The following Commercial practice note provides comprehensive and up to date legal information covering:
Brexit: As of exit day (11pm on 31 January 2020) the UK is no longer an EU Member State. However, in accordance with the Withdrawal Agreement, the UK has entered an implementation period, during which it continues to be subject to EU law. This has an impact on this Practice Note. For further guidance, see Brexit Bulletin—key updates, research tips and resources and Brexit toolkit.
This Practice Note looks at audit clauses in public sector contracts. For more information on what contracting authorities (and other interested parties) need to know when using boilerplate provisions in public sector agreements, see Practice Note: Boilerplate provisions in public sector agreements: general considerations.
The legal regime governing the procurement of public contracts in the UK derives from EU laws, and is therefore impacted by the UK’s withdrawal from the EU. Brexit also has wider implications for the drafting, negotiation and enforcement of contracts governed by English law. The government model contracts are reviewed on a regular basis and updates have been introduced in preparation for Brexit. Amendments include additions to the definition and interpretation provisions and further updates in accordance with procurement policy guidance.
For general updates on the process and preparations for Brexit, see Practice Note: Brexit timeline. For further reading on the impact of Brexit on public procurement,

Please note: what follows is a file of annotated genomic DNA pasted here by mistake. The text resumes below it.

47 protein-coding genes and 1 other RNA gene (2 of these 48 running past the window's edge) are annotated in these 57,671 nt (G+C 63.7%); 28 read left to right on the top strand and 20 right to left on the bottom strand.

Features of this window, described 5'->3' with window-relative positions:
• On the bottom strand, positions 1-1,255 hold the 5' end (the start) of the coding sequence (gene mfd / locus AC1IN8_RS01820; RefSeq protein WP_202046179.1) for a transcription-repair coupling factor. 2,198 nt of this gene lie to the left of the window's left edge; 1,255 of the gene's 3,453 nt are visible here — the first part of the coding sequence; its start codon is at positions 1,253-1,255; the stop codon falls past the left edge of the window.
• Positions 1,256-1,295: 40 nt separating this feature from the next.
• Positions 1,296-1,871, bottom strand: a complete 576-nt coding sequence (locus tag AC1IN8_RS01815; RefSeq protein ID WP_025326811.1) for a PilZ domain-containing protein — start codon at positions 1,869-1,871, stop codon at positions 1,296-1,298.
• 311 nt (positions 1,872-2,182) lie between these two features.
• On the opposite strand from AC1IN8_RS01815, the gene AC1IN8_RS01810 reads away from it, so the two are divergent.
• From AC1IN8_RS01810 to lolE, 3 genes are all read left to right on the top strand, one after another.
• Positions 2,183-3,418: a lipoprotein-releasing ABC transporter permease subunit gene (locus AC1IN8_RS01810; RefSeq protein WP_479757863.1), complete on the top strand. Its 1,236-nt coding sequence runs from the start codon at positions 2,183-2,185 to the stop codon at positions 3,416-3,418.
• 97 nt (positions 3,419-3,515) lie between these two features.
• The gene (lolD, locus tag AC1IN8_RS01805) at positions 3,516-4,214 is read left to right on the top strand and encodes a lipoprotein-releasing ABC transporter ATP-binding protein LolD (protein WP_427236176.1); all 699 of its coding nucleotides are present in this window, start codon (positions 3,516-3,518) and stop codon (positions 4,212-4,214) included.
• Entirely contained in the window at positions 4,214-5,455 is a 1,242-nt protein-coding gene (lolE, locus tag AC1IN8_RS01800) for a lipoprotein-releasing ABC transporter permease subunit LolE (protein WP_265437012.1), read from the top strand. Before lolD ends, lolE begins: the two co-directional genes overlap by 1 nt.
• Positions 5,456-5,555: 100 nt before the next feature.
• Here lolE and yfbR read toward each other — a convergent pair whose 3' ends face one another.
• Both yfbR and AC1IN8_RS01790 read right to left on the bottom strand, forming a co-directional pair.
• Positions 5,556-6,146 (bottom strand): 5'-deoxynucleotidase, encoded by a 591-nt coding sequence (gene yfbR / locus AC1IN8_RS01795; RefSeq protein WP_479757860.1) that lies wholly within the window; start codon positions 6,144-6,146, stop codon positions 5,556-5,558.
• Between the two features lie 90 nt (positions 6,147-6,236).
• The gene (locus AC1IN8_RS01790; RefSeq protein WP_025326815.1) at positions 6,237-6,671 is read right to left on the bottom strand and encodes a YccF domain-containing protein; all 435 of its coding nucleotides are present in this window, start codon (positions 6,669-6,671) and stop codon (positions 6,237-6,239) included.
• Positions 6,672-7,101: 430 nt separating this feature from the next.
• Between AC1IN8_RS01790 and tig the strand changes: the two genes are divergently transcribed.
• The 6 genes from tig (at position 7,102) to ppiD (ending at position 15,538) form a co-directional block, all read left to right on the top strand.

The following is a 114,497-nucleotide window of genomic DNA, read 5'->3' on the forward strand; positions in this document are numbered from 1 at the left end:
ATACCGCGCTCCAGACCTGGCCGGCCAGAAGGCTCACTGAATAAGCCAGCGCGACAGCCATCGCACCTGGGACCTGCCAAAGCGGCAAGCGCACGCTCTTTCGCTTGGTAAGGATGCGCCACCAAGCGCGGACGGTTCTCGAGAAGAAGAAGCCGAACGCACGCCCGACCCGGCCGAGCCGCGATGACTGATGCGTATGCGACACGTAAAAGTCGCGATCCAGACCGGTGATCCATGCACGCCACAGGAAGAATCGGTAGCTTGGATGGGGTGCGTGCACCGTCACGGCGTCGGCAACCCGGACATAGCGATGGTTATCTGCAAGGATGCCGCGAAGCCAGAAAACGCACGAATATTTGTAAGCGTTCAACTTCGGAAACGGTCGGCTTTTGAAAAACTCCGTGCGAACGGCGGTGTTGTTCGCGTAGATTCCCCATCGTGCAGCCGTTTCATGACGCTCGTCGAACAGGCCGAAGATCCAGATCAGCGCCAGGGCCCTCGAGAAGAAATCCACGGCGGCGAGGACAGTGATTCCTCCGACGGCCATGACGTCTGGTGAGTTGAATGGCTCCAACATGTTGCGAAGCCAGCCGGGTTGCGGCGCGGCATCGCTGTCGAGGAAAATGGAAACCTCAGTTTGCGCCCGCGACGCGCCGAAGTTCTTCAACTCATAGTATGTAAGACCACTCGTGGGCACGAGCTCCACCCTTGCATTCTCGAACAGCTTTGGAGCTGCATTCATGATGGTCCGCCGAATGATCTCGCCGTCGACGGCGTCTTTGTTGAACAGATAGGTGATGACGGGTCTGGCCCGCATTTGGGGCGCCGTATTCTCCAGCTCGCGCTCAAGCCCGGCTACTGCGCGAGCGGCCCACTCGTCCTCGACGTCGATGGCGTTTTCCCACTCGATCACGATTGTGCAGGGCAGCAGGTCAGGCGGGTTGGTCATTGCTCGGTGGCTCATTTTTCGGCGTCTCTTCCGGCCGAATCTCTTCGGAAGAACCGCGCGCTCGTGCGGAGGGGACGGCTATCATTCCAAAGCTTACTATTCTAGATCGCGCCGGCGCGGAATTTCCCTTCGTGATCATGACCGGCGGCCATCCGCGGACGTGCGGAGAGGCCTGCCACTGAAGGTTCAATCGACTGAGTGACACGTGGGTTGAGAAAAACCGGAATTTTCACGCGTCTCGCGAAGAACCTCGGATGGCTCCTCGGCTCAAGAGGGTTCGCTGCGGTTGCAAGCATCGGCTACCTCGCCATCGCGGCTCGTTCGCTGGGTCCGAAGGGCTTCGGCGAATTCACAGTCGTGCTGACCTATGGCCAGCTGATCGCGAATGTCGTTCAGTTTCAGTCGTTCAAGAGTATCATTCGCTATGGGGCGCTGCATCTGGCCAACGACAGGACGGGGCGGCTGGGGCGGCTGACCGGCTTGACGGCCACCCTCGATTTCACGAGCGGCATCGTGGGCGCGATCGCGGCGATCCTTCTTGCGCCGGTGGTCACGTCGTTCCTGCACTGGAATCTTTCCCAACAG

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When restructuring is considered rather than formal insolvency proceedings (see Practice Note: Benefits of restructuring over formal proceedings) the company may want to ensure that relevant creditors quickly enter a standstill agreement to gain some breathing space to consider a restructuring
What is a res judicata?A res judicata is a decision given by a judge or tribunal with jurisdiction over the cause of action and the parties, which disposes, with finality, of a matter decided so that it cannot be re-litigated by those bound by the judgment, except on appeal.Final judgments by
Who is a fiduciary?There is no comprehensive list of the relationships which give rise to the existence of fiduciary duties under common law. Some relationships are automatically fiduciary, eg those between trustee and beneficiary, solicitor and client, principal and agent, business partner and
Source of the doctrine of the separation of powersThe origins of the doctrine are often traced to John Locke’s Second Treatise of Government (1689), in which he identified the 'executive' and 'legislative' powers as needing to be separate.‘… it may be too great a temptation to human frailty, apt to
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